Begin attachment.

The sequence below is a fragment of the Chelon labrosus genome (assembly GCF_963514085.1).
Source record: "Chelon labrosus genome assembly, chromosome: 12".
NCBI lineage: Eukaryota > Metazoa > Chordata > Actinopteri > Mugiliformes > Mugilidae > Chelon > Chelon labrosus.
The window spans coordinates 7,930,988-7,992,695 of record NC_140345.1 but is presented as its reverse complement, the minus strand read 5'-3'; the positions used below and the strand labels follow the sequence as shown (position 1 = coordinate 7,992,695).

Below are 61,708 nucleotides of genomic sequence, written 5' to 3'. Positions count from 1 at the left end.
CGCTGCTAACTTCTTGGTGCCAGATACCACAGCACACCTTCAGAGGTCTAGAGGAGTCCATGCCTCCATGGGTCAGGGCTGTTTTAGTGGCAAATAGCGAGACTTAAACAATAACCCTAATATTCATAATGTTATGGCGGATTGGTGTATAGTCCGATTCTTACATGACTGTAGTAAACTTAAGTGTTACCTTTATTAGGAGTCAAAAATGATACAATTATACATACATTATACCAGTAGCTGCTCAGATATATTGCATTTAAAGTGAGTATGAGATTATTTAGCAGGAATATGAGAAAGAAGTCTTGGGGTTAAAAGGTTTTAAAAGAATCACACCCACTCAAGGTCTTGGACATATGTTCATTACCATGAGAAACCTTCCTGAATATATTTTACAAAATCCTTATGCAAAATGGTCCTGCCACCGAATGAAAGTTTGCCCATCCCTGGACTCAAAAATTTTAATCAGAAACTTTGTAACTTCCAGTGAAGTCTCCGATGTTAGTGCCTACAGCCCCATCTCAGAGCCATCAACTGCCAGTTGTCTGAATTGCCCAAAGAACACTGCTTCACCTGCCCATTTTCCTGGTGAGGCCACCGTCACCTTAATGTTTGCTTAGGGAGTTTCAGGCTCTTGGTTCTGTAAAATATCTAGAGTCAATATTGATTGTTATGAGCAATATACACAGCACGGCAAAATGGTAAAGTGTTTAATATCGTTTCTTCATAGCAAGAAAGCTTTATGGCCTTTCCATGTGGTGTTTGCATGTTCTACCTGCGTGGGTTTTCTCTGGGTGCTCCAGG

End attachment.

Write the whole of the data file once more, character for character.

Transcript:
The sequence below is a fragment of the Chelon labrosus genome (assembly GCF_963514085.1).
Source record: "Chelon labrosus genome assembly, chromosome: 12".
NCBI lineage: Eukaryota > Metazoa > Chordata > Actinopteri > Mugiliformes > Mugilidae > Chelon > Chelon labrosus.
The window spans coordinates 7,930,988-7,992,695 of record NC_140345.1 but is presented as its reverse complement, the minus strand read 5'-3'; the positions used below and the strand labels follow the sequence as shown (position 1 = coordinate 7,992,695).

Below are 61,708 nucleotides of genomic sequence, written 5' to 3'. Positions count from 1 at the left end.
CGCTGCTAACTTCTTGGTGCCAGATACCACAGCACACCTTCAGAGGTCTAGAGGAGTCCATGCCTCCATGGGTCAGGGCTGTTTTAGTGGCAAATAGCGAGACTTAAACAATAACCCTAATATTCATAATGTTATGGCGGATTGGTGTATAGTCCGATTCTTACATGACTGTAGTAAACTTAAGTGTTACCTTTATTAGGAGTCAAAAATGATACAATTATACATACATTATACCAGTAGCTGCTCAGATATATTGCATTTAAAGTGAGTATGAGATTATTTAGCAGGAATATGAGAAAGAAGTCTTGGGGTTAAAAGGTTTTAAAAGAATCACACCCACTCAAGGTCTTGGACATATGTTCATTACCATGAGAAACCTTCCTGAATATATTTTACAAAATCCTTATGCAAAATGGTCCTGCCACCGAATGAAAGTTTGCCCATCCCTGGACTCAAAAATTTTAATCAGAAACTTTGTAACTTCCAGTGAAGTCTCCGATGTTAGTGCCTACAGCCCCATCTCAGAGCCATCAACTGCCAGTTGTCTGAATTGCCCAAAGAACACTGCTTCACCTGCCCATTTTCCTGGTGAGGCCACCGTCACCTTAATGTTTGCTTAGGGAGTTTCAGGCTCTTGGTTCTGTAAAATATCTAGAGTCAATATTGATTGTTATGAGCAATATACACAGCACGGCAAAATGGTAAAGTGTTTAATATCGTTTCTTCATAGCAAGAAAGCTTTATGGCCTTTCCATGTGGTGTTTGCATGTTCTACCTGCGTGGGTTTTCTCTGGGTGCTCCAGG